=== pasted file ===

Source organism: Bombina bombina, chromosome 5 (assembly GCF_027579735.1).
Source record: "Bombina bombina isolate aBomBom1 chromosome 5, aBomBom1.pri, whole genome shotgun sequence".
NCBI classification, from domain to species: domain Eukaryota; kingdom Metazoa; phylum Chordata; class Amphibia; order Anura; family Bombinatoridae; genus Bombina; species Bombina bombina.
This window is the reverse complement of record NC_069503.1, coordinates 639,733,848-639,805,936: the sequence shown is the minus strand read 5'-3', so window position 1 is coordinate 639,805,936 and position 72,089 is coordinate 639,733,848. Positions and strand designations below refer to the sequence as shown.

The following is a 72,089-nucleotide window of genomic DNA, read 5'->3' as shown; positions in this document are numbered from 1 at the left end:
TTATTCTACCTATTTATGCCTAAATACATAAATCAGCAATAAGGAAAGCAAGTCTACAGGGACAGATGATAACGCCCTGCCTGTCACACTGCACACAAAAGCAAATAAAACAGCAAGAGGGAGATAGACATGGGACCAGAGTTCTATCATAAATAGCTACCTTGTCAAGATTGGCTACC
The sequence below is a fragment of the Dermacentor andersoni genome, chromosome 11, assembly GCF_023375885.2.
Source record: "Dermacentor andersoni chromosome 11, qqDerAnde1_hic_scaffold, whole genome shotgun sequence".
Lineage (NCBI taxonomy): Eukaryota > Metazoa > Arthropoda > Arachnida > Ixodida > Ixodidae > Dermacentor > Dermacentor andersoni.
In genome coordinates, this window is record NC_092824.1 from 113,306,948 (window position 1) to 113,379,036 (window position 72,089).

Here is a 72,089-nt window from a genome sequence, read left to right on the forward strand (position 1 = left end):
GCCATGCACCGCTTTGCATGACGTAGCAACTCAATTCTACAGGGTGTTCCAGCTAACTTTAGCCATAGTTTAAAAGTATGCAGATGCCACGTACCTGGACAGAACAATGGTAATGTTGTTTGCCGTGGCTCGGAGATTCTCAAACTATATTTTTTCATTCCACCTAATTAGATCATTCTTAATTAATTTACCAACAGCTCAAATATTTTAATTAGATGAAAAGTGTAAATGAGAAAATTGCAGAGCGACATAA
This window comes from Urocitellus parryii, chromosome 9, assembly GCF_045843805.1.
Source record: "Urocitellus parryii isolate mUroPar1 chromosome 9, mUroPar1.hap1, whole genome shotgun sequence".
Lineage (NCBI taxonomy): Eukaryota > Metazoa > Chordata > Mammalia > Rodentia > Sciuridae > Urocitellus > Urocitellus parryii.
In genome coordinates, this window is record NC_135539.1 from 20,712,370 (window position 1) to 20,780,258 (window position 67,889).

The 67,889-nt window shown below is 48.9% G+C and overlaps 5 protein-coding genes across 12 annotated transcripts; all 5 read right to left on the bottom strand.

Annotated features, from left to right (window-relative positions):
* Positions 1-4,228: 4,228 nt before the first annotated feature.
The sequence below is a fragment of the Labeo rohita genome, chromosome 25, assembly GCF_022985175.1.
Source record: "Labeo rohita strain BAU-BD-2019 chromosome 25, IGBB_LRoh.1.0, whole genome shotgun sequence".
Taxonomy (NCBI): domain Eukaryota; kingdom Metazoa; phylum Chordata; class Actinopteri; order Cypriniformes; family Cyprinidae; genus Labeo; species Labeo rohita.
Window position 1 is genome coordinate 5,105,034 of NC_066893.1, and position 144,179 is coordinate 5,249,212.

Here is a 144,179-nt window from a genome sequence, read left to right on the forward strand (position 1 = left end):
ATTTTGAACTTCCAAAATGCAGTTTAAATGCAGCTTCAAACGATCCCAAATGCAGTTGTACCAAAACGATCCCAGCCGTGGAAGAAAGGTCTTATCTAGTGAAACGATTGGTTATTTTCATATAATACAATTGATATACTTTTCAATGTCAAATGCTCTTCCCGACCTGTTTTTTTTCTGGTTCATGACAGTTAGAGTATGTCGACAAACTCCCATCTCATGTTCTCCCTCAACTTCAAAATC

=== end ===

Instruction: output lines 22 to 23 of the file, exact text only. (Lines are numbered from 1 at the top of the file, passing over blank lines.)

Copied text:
Taxonomy (NCBI): domain Eukaryota; kingdom Metazoa; phylum Chordata; class Actinopteri; order Cypriniformes; family Cyprinidae; genus Labeo; species Labeo rohita.
Window position 1 is genome coordinate 5,105,034 of NC_066893.1, and position 144,179 is coordinate 5,249,212.